Dutton Bay Tramway - The Story

The DBT Story

Shock! Horror! Read All About It

In an amazing series of coincidences, new information about proposed Narrow Gauge railways on the Peninsula has come to light. Read about it on the Eyre Peninsula Narrow Gauge page.

The Imaginary History

In the early days of Eyre Peninsula settlement, a 2'6" gauge tramway was built from Lipson Cove north via Port Neill to Anunaka (on Dutton Bay), a distance of 17 miles, to provide port access for the copper mines at Lipson Cove. A southward extension to Tumby (13 miles) soon followed.

In the early days of SAR's Eyre Peninsula railway building (1910-1914), the SAR built an additional 3'6" branch running NNE from Little Swamp, along the Tod River valley to Kadlunga (just south of the actual town of Koppio). When this line was completed, the DBT was extended south-west to Kadlunga (15 miles from Tumby), thus providing a rail connection to Port Lincoln.

Soon after, a short branch (4 miles) was built from Racecourse Junction, 2 miles north of Tumby, inland to additional mines at Copper Ridge.

When the SAR's Mt Hope line was built west from Cummins (1914), another 2’6" line was built. This one ran from the Lake Malata gypsum and salt deposits (at Kelvin) northwards for 2 miles to the SAR line at Kalanda, between Yeltukka and Kapinnie. Soon after, a third isolated line was built to tap the Lake Greenly deposits. This line ran south from Wepowie to the jetty at Mt Dutton Bay, a distance of 14 miles. The 14 mile gap between Wepowie and Kelvin was then closed, to allow shipping of Kelvin products direct to Mt Dutton Bay, by now renamed to follow the rapidly growing township of Port Dutton. The original SAR connection at Kalanda was maintained for general traffic.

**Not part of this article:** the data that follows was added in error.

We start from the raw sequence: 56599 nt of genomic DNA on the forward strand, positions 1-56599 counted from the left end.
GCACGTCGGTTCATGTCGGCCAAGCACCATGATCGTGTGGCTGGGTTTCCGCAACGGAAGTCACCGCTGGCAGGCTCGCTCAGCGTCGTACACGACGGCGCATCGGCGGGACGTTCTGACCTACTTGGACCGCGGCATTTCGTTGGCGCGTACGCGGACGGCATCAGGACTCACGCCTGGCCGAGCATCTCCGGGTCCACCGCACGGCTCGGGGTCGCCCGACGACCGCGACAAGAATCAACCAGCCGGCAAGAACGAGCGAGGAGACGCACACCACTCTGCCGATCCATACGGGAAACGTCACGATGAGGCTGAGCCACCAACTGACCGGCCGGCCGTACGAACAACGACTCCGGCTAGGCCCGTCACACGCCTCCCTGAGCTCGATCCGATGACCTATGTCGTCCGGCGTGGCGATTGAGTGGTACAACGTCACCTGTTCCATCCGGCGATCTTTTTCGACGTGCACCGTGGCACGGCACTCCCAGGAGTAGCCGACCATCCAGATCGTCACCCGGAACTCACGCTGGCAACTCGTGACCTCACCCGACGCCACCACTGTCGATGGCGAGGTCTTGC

The final development of the DBT was the linking of the two divisions via a 29 mile line from Kadlunga, crossing the SAR main line at Warunda, to Port Dutton.

Initially carrying just a ‘general traffic’, the Port Dutton-Kadlunga link gained importance in the early 1950s when shipping access to Mt Dutton Bay jetty became difficult and the gypsum and salt traffic was diverted to Anunaka. As the grades between Port Dutton and Wirrandra are heavier, this necessitated remarshalling of trains at the junction outside the township, named Mount Dutton Junction. The jetty line at Mt Dutton Bay was virtually abandoned at this time.

Work is progressing on production of a timetable for the whole railway, but you can see the schedule we used at the most recent exhibition.

Stations, Distances and Interchanges

Stations on the line, sectional distances and interchanges are:

Port Neill5
Cape Hardy5
Lipson Cove7
Racecourse Junction11
(Racecourse Jn-Copper Ridge4)
Kadlunga9SAR interchange
Warunda14SAR interchange
Port Dutton9
Woolshed Creek8
Kalanda2SAR interchange

The three 'divisions' are 45, 29 and 30 miles respectively.

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Last Modified November 1, 2000